Serves: 2

Vegan / Raw / Vegetarian / Gluten-free / Dairy-free / Sugar-free


Such a beautiful time of year. This is my go-to winter salad while glorious organic pears are in season. The mixture of toasted brazil nuts, peppery watercress, crisp salad leaves and sweet pear coupled with the zestiness of lemon is a match made in heaven. I will never tire of this simple delight.

It amazes me how a little heat can change the taste of a food entirely. Nuts and seeds grow richer, oiler and more intense in flavour, toasting millet and quinoa before cooking bring depth and flavour to the otherwise bland grains, and with some fruits and vegetables such as tomatoes and brassicas, a little heat can actually increase nutrients, making them more assimilable and in some cases, safer to consume.

Lets have a little chat about brassicas for a moment. Many do not know that the brassica family, which includes cauliflower, broccoli, brussels sprouts, kale, cabbages, mustard greens, kohl rabi, bok choi and turnip contain glucosinolates, the chemicals credited with anti-cancer effects. Unfortunately, there is a downside to the super-star qualities they possess, these same chemicals are also known to inhibit thyroid function (i.e. are goitrogenic).  

The first acceptable evidence was the work of Chesney et al., in 1928 which reported cabbage feed (as a staple) could cause goiter in rabbits. The study explains, “When eaten raw, brassica vegetables release the enzyme myrosinase, which accelerates the hydrolysis of glucosinolates; the cooking process largely deactivates the myrosinase in these vegetables.”(1)

Myrosinase released when raw brassica vegetables are eaten, converts glucophoranin into sulforaphane, a molecule that exhibits anti-cancer and antimicrobial properties (2).  Cooked brassica vegetables do not have a goitrogenic effect.  But here's the catch; if cruciferous vegetables are heated the risk of thyroid suppression is neutralised, but it also reduces the anti-cancer benefit. If the vegetables are cooked, the myrosinase is destroyed and sulforaphane yield is low. For example, Brussels sprouts act as goitrogens if eaten raw, but when cooked they are safe to eat for those with thyroid conditions. Raw broccoli consumption lowers bladder cancer risk or reoccurrence while cooked broccoli offers little if any protection.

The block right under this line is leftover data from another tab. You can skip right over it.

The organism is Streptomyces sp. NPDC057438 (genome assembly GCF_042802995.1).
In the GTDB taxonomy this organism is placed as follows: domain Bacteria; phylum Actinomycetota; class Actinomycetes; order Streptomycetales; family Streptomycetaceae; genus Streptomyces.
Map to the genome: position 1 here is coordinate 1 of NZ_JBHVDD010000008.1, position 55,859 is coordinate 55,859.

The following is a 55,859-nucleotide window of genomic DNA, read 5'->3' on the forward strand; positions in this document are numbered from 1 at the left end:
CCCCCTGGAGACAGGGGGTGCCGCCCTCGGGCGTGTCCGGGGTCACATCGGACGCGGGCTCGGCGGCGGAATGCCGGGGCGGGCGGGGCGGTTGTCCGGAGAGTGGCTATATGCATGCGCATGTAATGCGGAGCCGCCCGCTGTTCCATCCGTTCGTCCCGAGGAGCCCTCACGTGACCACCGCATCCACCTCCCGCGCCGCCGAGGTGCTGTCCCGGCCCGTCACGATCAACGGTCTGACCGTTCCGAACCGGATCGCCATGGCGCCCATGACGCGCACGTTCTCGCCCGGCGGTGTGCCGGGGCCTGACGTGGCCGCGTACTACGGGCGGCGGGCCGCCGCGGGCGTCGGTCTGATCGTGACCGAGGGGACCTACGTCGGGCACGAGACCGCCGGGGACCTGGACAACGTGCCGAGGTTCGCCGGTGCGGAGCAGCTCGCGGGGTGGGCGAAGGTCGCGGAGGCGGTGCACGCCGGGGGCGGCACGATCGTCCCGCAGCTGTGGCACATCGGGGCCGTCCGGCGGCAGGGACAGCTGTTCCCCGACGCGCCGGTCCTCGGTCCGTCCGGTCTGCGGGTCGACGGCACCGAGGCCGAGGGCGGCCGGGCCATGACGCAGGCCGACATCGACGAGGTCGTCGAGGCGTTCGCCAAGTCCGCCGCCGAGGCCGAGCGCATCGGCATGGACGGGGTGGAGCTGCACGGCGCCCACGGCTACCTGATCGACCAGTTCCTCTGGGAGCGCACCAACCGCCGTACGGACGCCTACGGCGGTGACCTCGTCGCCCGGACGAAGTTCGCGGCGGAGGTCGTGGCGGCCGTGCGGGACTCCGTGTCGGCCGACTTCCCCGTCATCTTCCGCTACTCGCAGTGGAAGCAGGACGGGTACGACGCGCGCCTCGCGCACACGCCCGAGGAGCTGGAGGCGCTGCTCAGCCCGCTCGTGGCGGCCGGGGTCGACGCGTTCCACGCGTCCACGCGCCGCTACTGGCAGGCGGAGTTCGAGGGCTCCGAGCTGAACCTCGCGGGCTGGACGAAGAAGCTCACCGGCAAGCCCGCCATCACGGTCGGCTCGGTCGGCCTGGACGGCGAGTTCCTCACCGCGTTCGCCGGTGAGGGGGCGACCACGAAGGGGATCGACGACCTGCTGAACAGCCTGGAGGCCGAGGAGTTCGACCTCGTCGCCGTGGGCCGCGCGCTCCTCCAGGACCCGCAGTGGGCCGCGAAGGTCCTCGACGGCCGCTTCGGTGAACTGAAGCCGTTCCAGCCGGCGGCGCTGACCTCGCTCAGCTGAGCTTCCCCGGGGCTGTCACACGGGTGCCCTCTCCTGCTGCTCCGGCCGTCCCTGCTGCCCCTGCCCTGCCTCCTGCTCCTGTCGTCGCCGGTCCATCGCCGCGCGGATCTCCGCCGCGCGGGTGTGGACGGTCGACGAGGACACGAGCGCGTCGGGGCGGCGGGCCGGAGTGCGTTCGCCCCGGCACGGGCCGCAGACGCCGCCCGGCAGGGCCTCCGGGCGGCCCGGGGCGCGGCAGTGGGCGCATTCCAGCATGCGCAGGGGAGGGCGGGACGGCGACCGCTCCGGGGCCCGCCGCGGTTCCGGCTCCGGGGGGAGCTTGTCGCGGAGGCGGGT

So, what's my answer to the catch 22 cancer/thyroid dysfunction dilemma? Eat a good mixture of both cooked and raw cruciferous vegetables. I wouldn't dream of heating the rocket that's about to add a delicious pepperiness to my salad, nor would I give up my sauerkraut addiction and I'm totally in love with raw cauliflower, cabbage and broccoli. However, those with a serious thyroid condition may want to consider eliminating the raw version of these foods for a while and enjoying some lightly steamed brassicas instead. 

I believe it's best to look at something with a 'holistic' paradigm rather than a reductionist paradigm. For example, cacao contains theobromine, an alkaloid resembling caffeine in its physiological effects and some would say to steer clear of of it. But if we were to eliminate this food from our diets altogether for this reason alone, we would miss out on all of the other impressive nutritional properties this delicious bean has to offer, such as being a rich source of iron, antioxidants, calcium and magnesium and it's ability to lower free radicals and stimulate the release of endorphins in the body. It would then be best to consume cacao every once in a while rather than daily - but still enjoy it despite this little downfall. I like to look at eating raw and cooked brassicas in the same way.

It's good to know so you can make an informed decision either way and see for yourself if this small dietary change may make the difference to your thyroid function.

Each new season brings a new and exciting addition to this easily changeable dish. Other favourite combinations of mine are orange segments and crisp celery, pomegranate and rocket, and apple and walnut. 



A good handful of crisp lettuce leaves
A good handful of watercress
1 organic pear
5 organic brazil nuts
Lemon juice
Low sodium & alcohol-free tamari (I use spiral organics) or coconut aminos
Organic flaxseed or olive oil - optional


  1. Wash lettuce and watercress and place into bowls. 
  2. Slice the pear and arrange atop the greens.
  3. Roughly chop the brazil nuts and toast in a dry skillet (no oil in pan.) Keep an eye on them as they brown all of a sudden. Leave to cool slightly and then scatter them over the pear and greens.
  4. Drizzle lemon juice, flaxseed oil and a splash of tamari over the salad and serve.

This salad is so simple yet bursts with flavour and is filled with the goodies our bodies need during these cooler months. I hope you love this as much as our family does!

*raw vegan
*refined sugar-free


Hayley Richards

Hello! I'm Hayley - a certified nutritionist and holistic health coach by trade, a living & whole-foods chef and wellness enthusiast by passion. I'm amazingly blessed to live in sunny Nelson NZ with my gorgeous partner and three delicious daughters.